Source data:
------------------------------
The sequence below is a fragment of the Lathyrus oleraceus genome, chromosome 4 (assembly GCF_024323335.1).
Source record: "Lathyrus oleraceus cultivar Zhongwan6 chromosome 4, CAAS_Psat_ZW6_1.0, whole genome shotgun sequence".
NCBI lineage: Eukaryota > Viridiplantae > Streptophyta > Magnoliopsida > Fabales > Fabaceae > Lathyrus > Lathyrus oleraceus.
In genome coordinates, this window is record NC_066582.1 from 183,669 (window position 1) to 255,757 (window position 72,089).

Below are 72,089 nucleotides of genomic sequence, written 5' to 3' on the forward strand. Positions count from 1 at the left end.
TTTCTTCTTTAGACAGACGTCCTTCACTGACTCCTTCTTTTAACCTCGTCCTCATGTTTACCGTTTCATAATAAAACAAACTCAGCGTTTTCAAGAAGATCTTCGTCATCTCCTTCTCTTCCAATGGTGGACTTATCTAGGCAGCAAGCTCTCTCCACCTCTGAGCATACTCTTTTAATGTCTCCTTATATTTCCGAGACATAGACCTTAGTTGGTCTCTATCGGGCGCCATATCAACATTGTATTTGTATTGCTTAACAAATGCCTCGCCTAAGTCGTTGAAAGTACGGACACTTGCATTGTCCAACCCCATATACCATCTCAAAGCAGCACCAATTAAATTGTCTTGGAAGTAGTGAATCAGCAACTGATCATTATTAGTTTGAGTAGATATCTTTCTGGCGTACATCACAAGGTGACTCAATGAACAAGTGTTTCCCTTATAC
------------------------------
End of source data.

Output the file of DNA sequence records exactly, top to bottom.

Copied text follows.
The sequence below is a fragment of the Lathyrus oleraceus genome, chromosome 4 (assembly GCF_024323335.1).
Source record: "Lathyrus oleraceus cultivar Zhongwan6 chromosome 4, CAAS_Psat_ZW6_1.0, whole genome shotgun sequence".
NCBI lineage: Eukaryota > Viridiplantae > Streptophyta > Magnoliopsida > Fabales > Fabaceae > Lathyrus > Lathyrus oleraceus.
In genome coordinates, this window is record NC_066582.1 from 183,669 (window position 1) to 255,757 (window position 72,089).

Below are 72,089 nucleotides of genomic sequence, written 5' to 3' on the forward strand. Positions count from 1 at the left end.
TTTCTTCTTTAGACAGACGTCCTTCACTGACTCCTTCTTTTAACCTCGTCCTCATGTTTACCGTTTCATAATAAAACAAACTCAGCGTTTTCAAGAAGATCTTCGTCATCTCCTTCTCTTCCAATGGTGGACTTATCTAGGCAGCAAGCTCTCTCCACCTCTGAGCATACTCTTTTAATGTCTCCTTATATTTCCGAGACATAGACCTTAGTTGGTCTCTATCGGGCGCCATATCAACATTGTATTTGTATTGCTTAACAAATGCCTCGCCTAAGTCGTTGAAAGTACGGACACTTGCATTGTCCAACCCCATATACCATCTCAAAGCAGCACCAATTAAATTGTCTTGGAAGTAGTGAATCAGCAACTGATCATTATTAGTTTGAGTAGATATCTTTCTGGCGTACATCACAAGGTGACTCAATGAACAAGTGTTTCCCTTATAC